Mem Inst Oswaldo Cruz, Rio de Janeiro, 105(1) February 2010
Prevalence and genotyping of hepatitis C virus in blood donors in the state of Pará, Northern Brazil
IInstituto de Ciências Biológicas
IIFundação Centro de Hematologia e Hemoterapia do Pará, Trav. Padre Eutíquio 2109, 66033-000 Belém, PA, Brasil
IIINúcleo de Medicina Tropical, Universidade Federal do Pará, Belém, PA, Brasil
IVSecretaria de Estado de Saúde Pública, Belém, PA, Brasil
Given the scarcity of epidemiological information on hepatitis C virus (HCV) infection in Northern Brazil, we determined the prevalence and genotypic frequency in blood donors in the state of Pará (PA). Blood samples from all of the blood donors at the Fundação HEMOPA (blood bank of PA) from 2004-2006 were screened for the presence of antibodies to anti-HCV and samples seroreactive to anti-HCV were further tested for HCV RNA using real-time PCR. In total, 116 HCV-RNA samples were genotyped, based on maximum likelihood phylogenetic analyses, using BioEdit, Modelgenerator, PHYML and FigTree software. The population consisted of 242,726 volunteers who donated blood from 2004-2006; the most common subgroup was males between the ages of 18-29 years old (37.30%). Within the whole group, 1,112 blood donors (0.46%) had indeterminate or positive serology; among these, 28.78% were males whose ages ranged from 18-29 years. A diagnosis of chronic HCV infection was confirmed for 304 donors (60.20% males; 66.45% were 30-49 years old), resulting in a prevalence of HCV RNA in 0.13% of the samples (304 of 242,726). HCV genotyping revealed a high frequency of genotype 1 (108/116) followed by genotype 3 (8/116). This study found HCV infection to be relatively infrequent in PA; genotype 1 was most commonly isolated. This information can help guide prevention and control policies aimed at efficient diagnosis and control measures.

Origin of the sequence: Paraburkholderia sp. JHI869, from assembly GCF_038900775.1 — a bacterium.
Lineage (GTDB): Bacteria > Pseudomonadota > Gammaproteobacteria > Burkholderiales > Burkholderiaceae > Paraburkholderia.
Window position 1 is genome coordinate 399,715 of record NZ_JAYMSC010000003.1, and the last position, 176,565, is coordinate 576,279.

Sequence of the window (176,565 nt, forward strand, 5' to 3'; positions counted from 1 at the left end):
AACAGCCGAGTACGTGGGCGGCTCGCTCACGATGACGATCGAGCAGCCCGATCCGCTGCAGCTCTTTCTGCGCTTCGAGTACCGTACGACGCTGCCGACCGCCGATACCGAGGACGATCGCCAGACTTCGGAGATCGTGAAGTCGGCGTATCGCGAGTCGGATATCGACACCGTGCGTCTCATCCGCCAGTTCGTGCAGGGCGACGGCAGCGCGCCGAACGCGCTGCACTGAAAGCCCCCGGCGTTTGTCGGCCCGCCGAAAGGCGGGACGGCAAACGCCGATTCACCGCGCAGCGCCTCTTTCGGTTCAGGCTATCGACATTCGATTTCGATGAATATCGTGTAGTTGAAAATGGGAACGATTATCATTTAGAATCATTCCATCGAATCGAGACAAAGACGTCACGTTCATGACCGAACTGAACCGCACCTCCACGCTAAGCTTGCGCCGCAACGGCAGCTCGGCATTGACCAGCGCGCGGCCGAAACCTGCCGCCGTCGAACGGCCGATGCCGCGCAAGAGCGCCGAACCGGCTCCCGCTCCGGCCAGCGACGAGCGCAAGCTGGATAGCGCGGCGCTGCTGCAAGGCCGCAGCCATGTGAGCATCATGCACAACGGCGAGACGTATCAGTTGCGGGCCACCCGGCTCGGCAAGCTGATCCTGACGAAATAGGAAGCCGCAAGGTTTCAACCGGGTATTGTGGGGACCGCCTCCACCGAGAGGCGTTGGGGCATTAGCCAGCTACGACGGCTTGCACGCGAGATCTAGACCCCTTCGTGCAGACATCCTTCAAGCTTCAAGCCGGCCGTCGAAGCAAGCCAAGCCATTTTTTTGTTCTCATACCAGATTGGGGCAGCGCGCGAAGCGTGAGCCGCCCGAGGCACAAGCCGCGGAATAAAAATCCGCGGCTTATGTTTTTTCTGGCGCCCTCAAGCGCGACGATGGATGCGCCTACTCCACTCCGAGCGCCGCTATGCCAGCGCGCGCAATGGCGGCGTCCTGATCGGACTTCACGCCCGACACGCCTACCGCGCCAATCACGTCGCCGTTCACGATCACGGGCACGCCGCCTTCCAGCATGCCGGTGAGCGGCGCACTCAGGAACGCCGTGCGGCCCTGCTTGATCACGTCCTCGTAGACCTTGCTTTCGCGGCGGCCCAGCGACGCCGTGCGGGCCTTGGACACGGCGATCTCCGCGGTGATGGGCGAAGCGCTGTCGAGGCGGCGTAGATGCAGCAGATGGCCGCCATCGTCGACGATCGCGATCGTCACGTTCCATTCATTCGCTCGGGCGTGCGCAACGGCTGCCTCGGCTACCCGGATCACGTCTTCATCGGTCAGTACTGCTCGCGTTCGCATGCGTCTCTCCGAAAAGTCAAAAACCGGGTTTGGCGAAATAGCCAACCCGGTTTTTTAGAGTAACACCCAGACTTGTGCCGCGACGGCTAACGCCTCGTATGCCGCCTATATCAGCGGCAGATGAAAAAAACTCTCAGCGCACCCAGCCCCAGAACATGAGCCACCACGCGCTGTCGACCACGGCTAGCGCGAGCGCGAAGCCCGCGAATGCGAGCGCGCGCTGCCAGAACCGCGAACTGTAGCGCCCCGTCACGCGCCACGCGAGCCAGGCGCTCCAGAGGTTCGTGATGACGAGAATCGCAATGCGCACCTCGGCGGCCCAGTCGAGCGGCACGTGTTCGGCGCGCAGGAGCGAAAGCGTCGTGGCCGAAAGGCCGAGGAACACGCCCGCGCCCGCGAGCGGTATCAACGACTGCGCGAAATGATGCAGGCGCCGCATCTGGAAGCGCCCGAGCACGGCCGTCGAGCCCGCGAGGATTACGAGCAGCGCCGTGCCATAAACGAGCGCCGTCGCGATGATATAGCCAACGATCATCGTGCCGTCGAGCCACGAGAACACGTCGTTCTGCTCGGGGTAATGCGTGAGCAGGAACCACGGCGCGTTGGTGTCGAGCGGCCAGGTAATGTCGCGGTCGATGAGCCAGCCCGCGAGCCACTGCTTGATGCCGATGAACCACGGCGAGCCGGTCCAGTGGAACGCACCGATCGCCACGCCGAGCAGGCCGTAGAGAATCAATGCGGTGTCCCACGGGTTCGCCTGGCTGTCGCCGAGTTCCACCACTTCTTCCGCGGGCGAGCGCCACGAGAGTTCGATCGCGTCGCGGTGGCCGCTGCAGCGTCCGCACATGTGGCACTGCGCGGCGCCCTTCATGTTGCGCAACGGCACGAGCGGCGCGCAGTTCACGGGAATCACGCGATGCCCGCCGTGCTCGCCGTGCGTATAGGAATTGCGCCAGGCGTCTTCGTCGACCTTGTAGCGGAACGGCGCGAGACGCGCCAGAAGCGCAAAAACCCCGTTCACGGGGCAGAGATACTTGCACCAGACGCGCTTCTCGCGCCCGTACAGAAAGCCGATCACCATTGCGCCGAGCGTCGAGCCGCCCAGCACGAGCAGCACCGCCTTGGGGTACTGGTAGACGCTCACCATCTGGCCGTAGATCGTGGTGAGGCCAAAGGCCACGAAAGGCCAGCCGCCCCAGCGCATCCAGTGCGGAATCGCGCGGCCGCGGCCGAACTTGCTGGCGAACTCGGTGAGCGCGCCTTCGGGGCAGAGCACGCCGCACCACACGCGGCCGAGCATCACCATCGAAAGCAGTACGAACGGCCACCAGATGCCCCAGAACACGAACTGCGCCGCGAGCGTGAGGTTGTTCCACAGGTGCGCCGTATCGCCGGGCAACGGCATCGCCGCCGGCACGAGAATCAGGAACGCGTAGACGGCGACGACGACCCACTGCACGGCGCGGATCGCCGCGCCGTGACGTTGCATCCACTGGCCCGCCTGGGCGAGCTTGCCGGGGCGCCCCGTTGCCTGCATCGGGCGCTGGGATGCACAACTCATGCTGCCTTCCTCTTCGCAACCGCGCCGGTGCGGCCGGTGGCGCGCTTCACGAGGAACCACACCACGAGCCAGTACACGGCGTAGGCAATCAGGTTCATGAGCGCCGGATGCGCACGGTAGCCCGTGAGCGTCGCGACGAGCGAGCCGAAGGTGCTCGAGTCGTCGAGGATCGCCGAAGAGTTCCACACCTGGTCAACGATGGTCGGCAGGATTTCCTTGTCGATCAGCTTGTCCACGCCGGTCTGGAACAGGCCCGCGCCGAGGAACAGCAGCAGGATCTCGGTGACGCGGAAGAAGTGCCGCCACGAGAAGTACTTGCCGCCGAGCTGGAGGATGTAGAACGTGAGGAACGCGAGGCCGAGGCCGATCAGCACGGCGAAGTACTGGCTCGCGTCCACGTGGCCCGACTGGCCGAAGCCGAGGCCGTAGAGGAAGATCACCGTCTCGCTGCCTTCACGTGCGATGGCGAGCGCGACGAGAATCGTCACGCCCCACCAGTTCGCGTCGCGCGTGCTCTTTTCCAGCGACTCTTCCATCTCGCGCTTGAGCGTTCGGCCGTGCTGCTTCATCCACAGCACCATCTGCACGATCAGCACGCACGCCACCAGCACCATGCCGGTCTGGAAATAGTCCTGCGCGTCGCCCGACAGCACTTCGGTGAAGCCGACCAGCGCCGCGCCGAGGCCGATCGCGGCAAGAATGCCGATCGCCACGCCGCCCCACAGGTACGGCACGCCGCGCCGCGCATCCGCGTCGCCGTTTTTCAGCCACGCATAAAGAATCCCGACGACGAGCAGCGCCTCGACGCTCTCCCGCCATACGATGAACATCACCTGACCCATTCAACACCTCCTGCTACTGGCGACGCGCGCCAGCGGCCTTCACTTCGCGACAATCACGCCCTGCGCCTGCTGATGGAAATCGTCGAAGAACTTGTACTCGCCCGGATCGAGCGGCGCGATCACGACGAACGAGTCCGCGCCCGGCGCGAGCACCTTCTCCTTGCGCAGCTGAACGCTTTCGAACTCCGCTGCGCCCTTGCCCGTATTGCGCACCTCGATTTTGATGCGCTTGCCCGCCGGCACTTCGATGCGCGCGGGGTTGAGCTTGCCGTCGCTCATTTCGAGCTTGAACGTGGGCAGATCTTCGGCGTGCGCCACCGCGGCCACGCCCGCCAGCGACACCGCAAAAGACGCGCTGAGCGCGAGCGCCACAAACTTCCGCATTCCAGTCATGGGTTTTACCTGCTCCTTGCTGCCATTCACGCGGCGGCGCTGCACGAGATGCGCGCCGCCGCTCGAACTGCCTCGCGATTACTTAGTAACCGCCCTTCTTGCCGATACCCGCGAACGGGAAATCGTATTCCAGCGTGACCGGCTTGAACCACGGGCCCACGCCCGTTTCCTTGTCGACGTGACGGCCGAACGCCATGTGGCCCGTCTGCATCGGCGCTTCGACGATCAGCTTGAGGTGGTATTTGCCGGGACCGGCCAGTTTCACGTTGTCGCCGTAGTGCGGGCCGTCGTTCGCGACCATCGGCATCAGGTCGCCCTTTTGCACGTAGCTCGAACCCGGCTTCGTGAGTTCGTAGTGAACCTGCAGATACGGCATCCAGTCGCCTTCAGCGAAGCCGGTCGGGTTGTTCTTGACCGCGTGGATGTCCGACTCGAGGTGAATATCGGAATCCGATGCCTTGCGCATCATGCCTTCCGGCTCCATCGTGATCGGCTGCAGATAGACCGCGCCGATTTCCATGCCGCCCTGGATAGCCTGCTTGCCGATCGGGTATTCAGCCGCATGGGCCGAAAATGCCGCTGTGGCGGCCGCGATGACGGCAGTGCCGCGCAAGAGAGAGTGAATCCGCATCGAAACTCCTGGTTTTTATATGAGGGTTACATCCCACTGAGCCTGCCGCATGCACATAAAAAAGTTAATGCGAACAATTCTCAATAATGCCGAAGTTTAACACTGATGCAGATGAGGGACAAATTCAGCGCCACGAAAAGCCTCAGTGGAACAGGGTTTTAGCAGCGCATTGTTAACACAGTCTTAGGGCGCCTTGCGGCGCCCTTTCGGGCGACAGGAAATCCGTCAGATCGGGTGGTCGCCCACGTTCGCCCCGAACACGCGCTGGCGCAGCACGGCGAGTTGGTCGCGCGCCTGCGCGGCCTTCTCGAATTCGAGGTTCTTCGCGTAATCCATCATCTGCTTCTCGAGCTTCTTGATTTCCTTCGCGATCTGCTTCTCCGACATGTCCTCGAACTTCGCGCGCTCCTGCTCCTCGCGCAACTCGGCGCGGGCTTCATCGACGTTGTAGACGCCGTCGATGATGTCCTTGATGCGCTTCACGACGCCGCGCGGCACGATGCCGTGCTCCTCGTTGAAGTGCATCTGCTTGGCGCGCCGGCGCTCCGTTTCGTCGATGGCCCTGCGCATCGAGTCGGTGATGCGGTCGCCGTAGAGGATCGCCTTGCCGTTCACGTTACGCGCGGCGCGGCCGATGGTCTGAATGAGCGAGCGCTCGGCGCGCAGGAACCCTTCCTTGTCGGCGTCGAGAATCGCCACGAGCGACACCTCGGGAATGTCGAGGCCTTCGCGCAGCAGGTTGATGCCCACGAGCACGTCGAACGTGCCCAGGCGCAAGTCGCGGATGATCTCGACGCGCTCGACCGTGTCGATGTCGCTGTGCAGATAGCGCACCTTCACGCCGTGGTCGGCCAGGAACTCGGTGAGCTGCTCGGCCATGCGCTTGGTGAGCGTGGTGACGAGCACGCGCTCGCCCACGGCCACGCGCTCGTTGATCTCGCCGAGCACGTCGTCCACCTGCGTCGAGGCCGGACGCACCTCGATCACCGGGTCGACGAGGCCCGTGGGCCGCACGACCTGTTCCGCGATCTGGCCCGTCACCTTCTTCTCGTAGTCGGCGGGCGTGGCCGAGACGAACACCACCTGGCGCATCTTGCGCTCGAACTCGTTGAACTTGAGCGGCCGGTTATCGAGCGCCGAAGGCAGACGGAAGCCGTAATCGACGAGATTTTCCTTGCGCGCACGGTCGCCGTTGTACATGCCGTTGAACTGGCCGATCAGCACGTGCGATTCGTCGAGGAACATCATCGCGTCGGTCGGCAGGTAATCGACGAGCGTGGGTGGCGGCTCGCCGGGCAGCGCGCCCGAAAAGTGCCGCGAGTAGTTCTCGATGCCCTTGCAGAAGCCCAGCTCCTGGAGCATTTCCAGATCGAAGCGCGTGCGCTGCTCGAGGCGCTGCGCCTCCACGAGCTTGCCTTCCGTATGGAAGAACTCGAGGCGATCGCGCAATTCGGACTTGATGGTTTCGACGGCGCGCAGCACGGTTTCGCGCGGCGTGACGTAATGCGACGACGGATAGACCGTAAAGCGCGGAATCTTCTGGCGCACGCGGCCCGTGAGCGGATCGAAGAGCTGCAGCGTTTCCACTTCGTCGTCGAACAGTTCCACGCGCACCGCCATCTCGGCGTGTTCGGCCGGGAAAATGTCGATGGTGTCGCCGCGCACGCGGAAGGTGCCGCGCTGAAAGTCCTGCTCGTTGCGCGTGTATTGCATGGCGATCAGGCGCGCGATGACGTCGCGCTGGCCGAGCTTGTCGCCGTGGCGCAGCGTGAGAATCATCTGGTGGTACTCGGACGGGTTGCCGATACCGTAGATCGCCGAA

Currently, the estimated prevalence of hepatitis C virus (HCV) infection in the world is approximately 2.2% (approximately 130 million); most of the victims are asymptomatic and unaware of their own viral infection (Alter 2007). Official data on the prevalence of HCV in the Brazilian population are limited. It is estimated that the seroprevalence in blood donors is approximately 1.6%, characterizing Brazil as an area with low endemicity (GESBH 1999). However, seroprevalence differs among regions of the country, with the highest rate being in the Northern Region (2.2%). In Northern Brazil, the seroprevalence among blood donors has been determined in the states of Acre (AC) (5.9%), Pará (PA) (0.5-2%), Roraima (1.2%) and Amazonas (AM) (0.8%) (GESBH 1999, Da Fonseca & Brasil 2004). Epidemi-ological studies conducted of indigenous, riverside and immigrant populations in Northern Brazil indicate a range of 0.38-2.4% seroprevalence (Soares et al. 1994, Ferrari et al. 1999, De Paula et al. 2001, Tavares-Neto et al. 2004, El Khouri et al. 2005).